Dr. Martin Luther King, Jr. on Communism and Christianity – “They are Fundamentally Incompatible.”
In the words of Dr. King:
Few issues demand a more thorough and sober discussion than that presented by Communism. For at least three reasons every Christian minister should feel obligated o speak to his people on this controversial theme.
The first reason recognizes that the widespread influence of Communism has, like a mighty tidal wave, spread through Russia, China, Eastern Europe, and now even to our hemisphere. Nearly a thousand million of the peoples of the world believe in its teachings, many of them embracing it as a new religion to which they have surrendered completely. Such a force cannot be ignored.
A second reason is that Communism is the only serious rival to Christianity. Such great world religions as Judaism, Buddhism, Hinduism, and Mohammedanism are possible alternatives to Christianity, but no one conversant with the hard facts of the modern world will deny that Communism is Christianity’s most formidable rival.
A third reason is that it is unfair and certainly unscientific to condemn a system before we know what that system teaches and why it is wrong.
Let me state clearly the basic premise of this sermon; Communism and Christianity are fundamentally incompatible. A true Christian cannot be a true Communist, for the two philosophies are antithetical and all the dialectics of the logicians cannot reconcile them. Why is this true?
First, Communism is based on a materialistic and humanistic view of life and history. According to Communist theory, matter, not mind and spirit, speaks the last word in the universe. Such a philosophy is avowedly secularistic and atheistic. Under it, God is merely a figment of the imagination, religion is a product of fear and ignorance, and the church is an invention of the rulers to control the masses. Moreover, Communism, like humanism, thrives on the grand illusion that man, unaided by any divine power, can save himself and usher in a new society—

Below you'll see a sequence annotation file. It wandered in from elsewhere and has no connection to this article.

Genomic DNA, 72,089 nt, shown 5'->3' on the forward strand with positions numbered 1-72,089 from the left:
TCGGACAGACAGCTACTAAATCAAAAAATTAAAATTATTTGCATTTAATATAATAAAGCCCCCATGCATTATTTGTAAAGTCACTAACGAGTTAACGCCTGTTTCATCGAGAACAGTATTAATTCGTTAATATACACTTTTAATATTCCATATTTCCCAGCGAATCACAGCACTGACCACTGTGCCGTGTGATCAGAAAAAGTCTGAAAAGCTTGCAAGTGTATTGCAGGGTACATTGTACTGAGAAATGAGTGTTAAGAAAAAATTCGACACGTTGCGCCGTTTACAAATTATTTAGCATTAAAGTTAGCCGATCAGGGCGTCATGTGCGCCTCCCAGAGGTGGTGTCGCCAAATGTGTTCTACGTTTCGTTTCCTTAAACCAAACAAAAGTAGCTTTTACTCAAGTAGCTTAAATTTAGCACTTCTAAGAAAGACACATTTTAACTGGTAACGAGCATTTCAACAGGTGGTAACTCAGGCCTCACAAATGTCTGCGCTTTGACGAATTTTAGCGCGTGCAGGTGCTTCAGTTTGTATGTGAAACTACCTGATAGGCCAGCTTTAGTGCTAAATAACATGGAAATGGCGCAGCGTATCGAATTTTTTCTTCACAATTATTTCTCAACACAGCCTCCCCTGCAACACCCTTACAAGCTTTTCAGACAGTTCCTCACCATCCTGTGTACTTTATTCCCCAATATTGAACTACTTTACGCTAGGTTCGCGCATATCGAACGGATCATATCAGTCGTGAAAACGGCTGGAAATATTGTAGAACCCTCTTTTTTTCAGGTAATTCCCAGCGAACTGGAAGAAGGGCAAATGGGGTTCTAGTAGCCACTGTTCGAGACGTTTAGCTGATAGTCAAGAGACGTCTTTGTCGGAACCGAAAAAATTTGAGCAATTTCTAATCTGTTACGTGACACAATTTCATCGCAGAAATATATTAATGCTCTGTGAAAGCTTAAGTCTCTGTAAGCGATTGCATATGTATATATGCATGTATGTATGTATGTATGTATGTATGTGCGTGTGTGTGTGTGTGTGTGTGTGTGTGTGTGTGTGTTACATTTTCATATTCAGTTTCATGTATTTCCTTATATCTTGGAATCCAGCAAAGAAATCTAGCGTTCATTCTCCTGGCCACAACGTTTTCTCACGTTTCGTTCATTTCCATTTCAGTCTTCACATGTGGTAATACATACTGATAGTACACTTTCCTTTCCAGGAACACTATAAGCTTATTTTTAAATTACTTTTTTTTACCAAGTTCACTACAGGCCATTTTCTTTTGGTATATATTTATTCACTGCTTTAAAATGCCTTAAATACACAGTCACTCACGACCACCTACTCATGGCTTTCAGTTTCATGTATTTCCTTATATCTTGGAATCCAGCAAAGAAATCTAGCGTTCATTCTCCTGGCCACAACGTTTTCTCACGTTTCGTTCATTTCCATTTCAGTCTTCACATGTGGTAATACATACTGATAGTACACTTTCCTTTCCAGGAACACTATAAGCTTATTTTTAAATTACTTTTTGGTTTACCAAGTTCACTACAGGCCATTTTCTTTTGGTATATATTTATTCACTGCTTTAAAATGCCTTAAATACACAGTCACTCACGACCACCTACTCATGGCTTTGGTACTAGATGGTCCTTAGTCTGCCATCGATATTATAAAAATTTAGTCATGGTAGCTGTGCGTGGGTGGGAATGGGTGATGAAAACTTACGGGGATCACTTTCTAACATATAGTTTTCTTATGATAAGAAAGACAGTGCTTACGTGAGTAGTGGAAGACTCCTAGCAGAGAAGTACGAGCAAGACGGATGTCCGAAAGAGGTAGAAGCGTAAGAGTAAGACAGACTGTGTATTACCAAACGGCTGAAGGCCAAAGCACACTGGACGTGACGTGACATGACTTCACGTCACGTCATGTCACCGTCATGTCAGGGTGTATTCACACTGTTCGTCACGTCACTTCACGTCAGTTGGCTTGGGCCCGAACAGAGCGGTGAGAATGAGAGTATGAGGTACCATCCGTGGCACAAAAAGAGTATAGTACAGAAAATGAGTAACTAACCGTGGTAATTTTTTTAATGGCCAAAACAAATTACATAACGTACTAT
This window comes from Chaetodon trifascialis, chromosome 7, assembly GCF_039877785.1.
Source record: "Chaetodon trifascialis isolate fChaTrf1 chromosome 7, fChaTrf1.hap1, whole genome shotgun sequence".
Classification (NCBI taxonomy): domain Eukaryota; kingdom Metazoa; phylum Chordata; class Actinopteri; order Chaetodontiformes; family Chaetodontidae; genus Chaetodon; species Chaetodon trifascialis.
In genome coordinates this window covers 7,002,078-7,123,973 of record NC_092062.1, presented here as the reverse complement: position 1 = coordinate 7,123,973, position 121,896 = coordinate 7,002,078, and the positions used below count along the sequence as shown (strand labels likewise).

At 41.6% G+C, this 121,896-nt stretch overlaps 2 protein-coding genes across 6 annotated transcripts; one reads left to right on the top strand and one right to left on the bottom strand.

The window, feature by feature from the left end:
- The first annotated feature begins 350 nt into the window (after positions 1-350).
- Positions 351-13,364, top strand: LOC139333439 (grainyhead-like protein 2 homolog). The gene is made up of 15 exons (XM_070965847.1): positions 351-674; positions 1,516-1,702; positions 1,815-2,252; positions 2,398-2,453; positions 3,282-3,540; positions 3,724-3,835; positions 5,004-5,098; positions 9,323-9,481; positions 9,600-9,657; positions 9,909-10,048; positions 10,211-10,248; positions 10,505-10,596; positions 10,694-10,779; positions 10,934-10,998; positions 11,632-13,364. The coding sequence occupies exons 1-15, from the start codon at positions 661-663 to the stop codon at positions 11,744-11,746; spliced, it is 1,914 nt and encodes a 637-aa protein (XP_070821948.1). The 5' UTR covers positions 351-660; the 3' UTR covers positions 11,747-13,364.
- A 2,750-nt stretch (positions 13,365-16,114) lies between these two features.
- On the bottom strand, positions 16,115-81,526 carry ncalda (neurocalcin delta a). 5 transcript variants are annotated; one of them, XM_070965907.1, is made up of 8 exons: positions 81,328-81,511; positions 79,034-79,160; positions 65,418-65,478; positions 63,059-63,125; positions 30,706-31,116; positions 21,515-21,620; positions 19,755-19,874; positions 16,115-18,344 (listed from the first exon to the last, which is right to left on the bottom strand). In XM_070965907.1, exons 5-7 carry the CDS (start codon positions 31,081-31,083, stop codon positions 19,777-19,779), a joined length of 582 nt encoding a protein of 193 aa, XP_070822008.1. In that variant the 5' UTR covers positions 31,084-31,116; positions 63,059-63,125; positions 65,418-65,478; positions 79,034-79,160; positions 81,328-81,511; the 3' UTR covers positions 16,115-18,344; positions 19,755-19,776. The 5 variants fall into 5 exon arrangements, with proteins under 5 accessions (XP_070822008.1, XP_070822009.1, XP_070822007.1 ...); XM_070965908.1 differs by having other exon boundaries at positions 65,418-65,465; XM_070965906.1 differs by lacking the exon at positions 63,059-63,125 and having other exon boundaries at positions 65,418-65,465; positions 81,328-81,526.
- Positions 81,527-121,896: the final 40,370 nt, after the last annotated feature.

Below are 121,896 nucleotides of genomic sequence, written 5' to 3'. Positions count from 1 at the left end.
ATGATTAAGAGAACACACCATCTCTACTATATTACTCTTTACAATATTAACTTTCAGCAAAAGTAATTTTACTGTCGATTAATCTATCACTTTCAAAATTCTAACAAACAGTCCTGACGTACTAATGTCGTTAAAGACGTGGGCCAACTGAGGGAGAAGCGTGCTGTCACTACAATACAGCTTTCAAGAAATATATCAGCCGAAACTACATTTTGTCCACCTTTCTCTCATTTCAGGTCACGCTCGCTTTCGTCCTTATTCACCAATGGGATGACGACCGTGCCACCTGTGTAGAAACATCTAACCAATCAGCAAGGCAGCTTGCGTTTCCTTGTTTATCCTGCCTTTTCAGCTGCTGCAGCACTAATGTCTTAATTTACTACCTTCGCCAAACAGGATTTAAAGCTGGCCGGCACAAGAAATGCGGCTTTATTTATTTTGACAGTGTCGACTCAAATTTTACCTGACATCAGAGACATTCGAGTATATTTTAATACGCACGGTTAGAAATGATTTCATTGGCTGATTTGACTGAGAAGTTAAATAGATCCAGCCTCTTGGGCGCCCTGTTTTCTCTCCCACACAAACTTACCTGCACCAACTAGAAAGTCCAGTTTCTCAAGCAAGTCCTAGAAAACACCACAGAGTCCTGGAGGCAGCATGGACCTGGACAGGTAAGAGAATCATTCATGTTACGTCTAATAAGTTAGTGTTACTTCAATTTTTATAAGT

I fight alone, and win or sink,
Need no one to make me free
I want no Jesus Christ to think,
That He could ever die for me.
Cold atheism wrapped in garments of materialism, Communism provides no place for God or Christ .
At the center of the Christian faith is the affirmation that there is a God in the universe who is the ground and essence of all reality. A Being of infinite love and boundless power, God is creator, sustainer, and conserver of values. In opposition to Communism’s atheistic materialism, Christianity posits a theistic idealism. Reality cannot be explained by matter in motion or the push and pull of economic forces. Christianity affirms hat at the heart of reality is a Heart, a loving Father who works through history for the slavation of his children. Man cannot save himself, for man is not the measure of all things and humanity is not God. Bound by the chains of his own sin and finiteness, man needs a savior.
Second, Communism is based on ethical relativism and accepts no stable moral absolutes. Right and wrong are relative to the most expedient methods for dealing with class war. Communism exploits the dreadful philosophy that the end justifies the means. It enunciates movingly the theory of a classless society, but alas! Its methods for achieving this noble end are all too often ignoble. Lying, violence, murder, and torture are considered justifiable means to achieve the millennial end. Is this an unfair indictment? Listen to the words of Lenin, the real tactician of Communist theory: “We must be ready to employ trickery, deceit, lawbreaking, withholding and concealing truth.” Modern history has known many tortuous nights and horror-filled days because his followers have taken this statement seriously.
In contrast to the ethical relativism of Communism, Christianity sets forth a system of absolute moral values and affirms that God has placed within the very structure of this universe certain moral principles that are fixed and immutable. The law of love as an imperative is the norm for all of man’s actions. Furthermore, Christianity at its best refuses to live by a philosophy of ends justifying means. Destructive means cannot bring constructive ends, because the means represent the ideal-in-the-making and the end-in-progress. Immoral means cannot bring moral ends, for the ends are preexistent in the means.
Third, Communism attributes ultimate value to the state. Man is made for the state and not the state for man. One may object, saying that in Communist theory the stat is an “interim reality,” which will “wither away” when the classless society emerges. True—in theory; but it is also true that, while it lasts, the state is the end. Man is a means to that end. Man has no inalienable rights. His only rights are derived from, and conferred by, the state. Under such a system, the fountain of freedom runs dry. Restricted are man’s liberties of press and assembly, his freedom to vote, and his freedom to listen and to read. Art, religion, education, music, and science come under the gripping yoke of governmental control. Man must be a dutiful servant to the omnipotent state.